E-5 Raw noise performance = E-30/ ballpark E-3's

Started Dec 18, 2010 | Discussions thread
bobn2 Forum Pro • Posts: 61,146
Re: Actually...

luisflorit wrote:

Quite likely the reason could be that the ISO on the E5 is fake by more than 1 stop. So ISO800 gives underexposed RAWs, that you have to push heavily to match the exposure of the other cameras.

You're going on DxO data? The ISO is not 'fake', and the DxO measurement is not ISO.

The RAW ISO is fake.

There is no such thing as a raw ISO. ISO only exists in the sRGB colour space, so is completely dependent on processing. A raw file can be processed to any ISO you like (with varying degrees of success, obviously)

If you compare the JPG and RAW files, you'll see that the RAW is 1 to 4/3 stops underexposed.

What do you mean that they are 'underexposed'? There is no 'underexposed' in raw files - there is only the exposure used to make the file.

If you look at DxO, this is exactly what they say, and they are absolutely correct.

There may be a correlation between their reported figure and what you are seeing, but it has nothing to do with 'fake' ISO's. In any case, as I pointed out, under the REI method, there is no 'fake' - just what Olympus says the ISO is.
I think you need to separate this out into separate issues.

  • is the metering giving you the exposure you'd expect for the ISO you've set? That is really all that ISO refers to, and even then, under REI there is a lot of leeway.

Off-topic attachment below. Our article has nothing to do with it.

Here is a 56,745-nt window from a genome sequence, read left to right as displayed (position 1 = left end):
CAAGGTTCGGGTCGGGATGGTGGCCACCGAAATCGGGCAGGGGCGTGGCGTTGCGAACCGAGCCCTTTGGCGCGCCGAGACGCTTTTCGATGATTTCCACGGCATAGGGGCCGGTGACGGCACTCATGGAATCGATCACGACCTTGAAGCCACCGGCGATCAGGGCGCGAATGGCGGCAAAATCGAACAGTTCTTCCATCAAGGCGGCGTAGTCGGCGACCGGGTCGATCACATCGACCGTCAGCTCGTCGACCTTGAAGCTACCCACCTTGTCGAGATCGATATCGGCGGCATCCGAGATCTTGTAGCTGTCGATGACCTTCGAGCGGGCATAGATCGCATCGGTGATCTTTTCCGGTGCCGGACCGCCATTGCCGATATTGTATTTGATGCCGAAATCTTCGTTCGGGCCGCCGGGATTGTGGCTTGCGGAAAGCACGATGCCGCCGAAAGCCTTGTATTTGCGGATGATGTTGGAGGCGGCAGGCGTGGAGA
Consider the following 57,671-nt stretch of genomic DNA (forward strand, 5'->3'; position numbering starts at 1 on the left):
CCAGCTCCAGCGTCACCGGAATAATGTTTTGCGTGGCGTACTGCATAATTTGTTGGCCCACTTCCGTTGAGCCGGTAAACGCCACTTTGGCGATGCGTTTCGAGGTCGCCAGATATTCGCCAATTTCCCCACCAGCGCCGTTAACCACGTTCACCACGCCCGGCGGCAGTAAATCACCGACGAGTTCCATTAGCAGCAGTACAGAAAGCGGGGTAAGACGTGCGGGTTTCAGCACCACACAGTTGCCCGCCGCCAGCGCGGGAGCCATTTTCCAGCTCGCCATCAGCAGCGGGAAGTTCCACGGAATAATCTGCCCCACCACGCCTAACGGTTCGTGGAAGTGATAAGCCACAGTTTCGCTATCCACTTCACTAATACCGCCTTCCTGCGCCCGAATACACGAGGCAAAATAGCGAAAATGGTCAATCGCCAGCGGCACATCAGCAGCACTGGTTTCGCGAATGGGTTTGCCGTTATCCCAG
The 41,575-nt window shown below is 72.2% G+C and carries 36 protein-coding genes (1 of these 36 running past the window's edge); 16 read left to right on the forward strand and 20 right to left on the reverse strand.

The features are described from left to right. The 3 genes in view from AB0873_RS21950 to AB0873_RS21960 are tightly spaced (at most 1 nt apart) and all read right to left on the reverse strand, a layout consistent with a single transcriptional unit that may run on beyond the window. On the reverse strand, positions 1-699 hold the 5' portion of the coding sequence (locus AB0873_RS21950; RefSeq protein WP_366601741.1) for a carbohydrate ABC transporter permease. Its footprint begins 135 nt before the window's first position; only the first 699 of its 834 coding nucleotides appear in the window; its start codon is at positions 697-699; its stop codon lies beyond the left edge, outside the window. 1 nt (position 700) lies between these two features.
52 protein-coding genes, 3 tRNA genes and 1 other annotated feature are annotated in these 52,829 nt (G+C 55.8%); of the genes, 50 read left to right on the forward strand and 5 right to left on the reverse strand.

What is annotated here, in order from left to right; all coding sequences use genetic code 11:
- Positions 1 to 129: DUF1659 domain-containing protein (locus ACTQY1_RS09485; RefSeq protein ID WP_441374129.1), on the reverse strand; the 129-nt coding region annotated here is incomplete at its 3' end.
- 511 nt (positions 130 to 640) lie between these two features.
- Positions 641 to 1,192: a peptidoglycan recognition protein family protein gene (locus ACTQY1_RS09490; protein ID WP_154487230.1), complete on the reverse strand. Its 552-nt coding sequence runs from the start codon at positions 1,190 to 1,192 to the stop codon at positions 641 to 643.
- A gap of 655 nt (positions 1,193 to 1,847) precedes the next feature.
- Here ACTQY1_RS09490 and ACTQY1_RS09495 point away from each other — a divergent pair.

• does the processing of the resulting file give you the range of densities that you'd expect? If not, then if you're using Olympus' tools, all it means is that their opinion of the best range of tonality is different from yours. If you're using an independent tool then it could also be that the manufacturer of that tool has a different view of the best tonality for that file. You can adjust it, of course, when you process.

This is a really common misunderstanding of ISO - it is solely to do with processing. It has been confused by the fact that many cameras require the capture hardware to be configured differently for different exposure ranges, but that really has little to do with ISO.

It is one reason why a sensible comparison between cameras is to test a given exposure not as metered with the metering set to some ISO. Camera review sites confusion on this results in the inconsistent exposure we get for many test shots, rendering them virtually useless for comparisons.

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